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Advantages: Useful for works that present an obvious moral philosophy. Useful when considering the themes. Doesn’t view literature merely as “art” isolated from all moral implications.
Recognizes that literature can affect readers and that the message is important. Disadvantages: “Judgmental”
Advantages: Can be performed without much research. Emphasizes the value instead of the context of literature. Virtually all critical approaches must begin here.
Disadvantages: Text is seen in isolation. Ignores the context. Cannot account for allusions.
Advantages: Can be useful for understanding works in which characters obviously have psychological issues. Knowing something about a writer’s psychological make-up can give us insight into his work.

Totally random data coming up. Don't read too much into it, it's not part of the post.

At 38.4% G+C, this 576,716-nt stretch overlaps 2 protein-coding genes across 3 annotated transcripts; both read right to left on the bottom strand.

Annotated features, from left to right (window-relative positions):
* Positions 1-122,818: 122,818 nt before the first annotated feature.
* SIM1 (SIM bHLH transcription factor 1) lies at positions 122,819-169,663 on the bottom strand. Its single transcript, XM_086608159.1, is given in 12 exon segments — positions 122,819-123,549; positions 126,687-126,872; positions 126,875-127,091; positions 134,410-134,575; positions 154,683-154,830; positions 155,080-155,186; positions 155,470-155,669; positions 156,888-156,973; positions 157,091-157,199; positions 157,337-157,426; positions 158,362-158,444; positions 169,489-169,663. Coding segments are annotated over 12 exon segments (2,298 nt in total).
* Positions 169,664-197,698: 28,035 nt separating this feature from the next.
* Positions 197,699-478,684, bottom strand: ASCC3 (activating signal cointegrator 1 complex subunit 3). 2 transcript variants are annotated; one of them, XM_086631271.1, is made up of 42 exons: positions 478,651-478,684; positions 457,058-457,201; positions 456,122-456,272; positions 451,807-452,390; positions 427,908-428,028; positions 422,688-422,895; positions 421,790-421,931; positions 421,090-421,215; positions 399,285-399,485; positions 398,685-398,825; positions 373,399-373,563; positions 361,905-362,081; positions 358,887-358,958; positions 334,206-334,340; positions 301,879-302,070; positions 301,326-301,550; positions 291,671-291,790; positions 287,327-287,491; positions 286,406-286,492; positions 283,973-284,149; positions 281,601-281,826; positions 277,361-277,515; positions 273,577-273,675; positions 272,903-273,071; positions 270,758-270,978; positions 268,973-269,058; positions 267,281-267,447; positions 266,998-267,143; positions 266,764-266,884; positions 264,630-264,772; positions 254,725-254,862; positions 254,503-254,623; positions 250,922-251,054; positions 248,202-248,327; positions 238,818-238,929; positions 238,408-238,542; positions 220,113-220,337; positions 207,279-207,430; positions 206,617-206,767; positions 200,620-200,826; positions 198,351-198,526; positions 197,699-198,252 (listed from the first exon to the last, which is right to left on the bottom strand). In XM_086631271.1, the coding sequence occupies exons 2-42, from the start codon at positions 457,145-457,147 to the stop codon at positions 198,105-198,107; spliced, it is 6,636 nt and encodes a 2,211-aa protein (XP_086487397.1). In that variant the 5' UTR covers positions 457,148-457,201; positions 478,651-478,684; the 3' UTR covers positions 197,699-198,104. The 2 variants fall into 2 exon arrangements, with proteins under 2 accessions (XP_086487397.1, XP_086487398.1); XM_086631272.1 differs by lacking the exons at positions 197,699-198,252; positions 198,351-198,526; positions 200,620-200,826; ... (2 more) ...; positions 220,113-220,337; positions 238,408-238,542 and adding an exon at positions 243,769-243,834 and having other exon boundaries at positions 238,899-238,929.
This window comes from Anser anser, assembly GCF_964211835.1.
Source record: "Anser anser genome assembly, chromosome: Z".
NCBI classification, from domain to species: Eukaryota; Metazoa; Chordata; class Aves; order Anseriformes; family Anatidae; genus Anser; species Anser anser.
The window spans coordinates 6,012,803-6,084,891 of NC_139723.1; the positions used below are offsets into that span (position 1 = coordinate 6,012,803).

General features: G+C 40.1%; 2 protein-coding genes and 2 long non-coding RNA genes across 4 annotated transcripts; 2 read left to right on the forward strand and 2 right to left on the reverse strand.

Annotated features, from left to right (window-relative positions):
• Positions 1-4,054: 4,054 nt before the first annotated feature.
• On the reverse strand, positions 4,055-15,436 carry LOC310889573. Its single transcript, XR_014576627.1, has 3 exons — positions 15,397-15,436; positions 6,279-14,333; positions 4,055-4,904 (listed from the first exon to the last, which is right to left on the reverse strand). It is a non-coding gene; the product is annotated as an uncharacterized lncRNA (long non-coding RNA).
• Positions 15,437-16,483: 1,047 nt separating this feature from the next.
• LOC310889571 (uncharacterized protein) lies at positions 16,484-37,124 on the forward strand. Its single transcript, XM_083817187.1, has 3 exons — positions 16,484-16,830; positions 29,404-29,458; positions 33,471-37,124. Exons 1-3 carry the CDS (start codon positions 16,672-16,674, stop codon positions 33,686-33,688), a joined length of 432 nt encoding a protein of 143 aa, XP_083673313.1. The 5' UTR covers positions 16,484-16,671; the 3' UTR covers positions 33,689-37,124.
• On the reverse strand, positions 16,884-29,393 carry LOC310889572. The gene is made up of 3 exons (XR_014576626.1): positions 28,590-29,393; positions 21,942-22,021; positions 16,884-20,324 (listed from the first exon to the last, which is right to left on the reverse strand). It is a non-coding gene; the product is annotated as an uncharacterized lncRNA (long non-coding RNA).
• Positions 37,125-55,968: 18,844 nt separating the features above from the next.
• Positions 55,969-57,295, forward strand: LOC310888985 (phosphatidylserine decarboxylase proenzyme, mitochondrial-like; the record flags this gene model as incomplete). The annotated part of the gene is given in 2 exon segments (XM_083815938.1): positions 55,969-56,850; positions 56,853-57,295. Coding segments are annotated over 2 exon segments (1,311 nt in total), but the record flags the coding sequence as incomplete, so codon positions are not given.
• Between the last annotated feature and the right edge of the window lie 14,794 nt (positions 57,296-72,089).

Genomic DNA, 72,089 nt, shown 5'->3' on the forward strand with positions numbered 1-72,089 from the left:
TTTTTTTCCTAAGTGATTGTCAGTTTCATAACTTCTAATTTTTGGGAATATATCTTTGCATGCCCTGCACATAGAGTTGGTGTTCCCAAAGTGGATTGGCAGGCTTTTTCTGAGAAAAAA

Disadvantages: Can turn it into a psychological case study. Sometimes attempts to diagnose long dead authors. Sees as sex is everything and exaggerates this. Some don’t lend themselves readily to this approach.
Provides a universalistc approach and identifies a reason why certain literature may survive the test of time. Works well with works that are highly symbolic. Disadvantages: May become a vehicle for archetypes.
May ignore the “art” of literature.
Advantages: Redresses the problem of under representation. Seeks to provide more realistic portrayals of women within the text. Examines the power struggle between the sexes.
Disadvantages: Can turn literary criticism into a political battlefield. Can overlook the merits of works they consider “patriarchal”.
Reader Response Criticism
Advantages: Recognizes that different people view works differently and that interpretations change over time. Disadvantages: Makes an interpretation to subjective.
Doesn’t provide adequate criteria for evaluating one reading in comparison to another.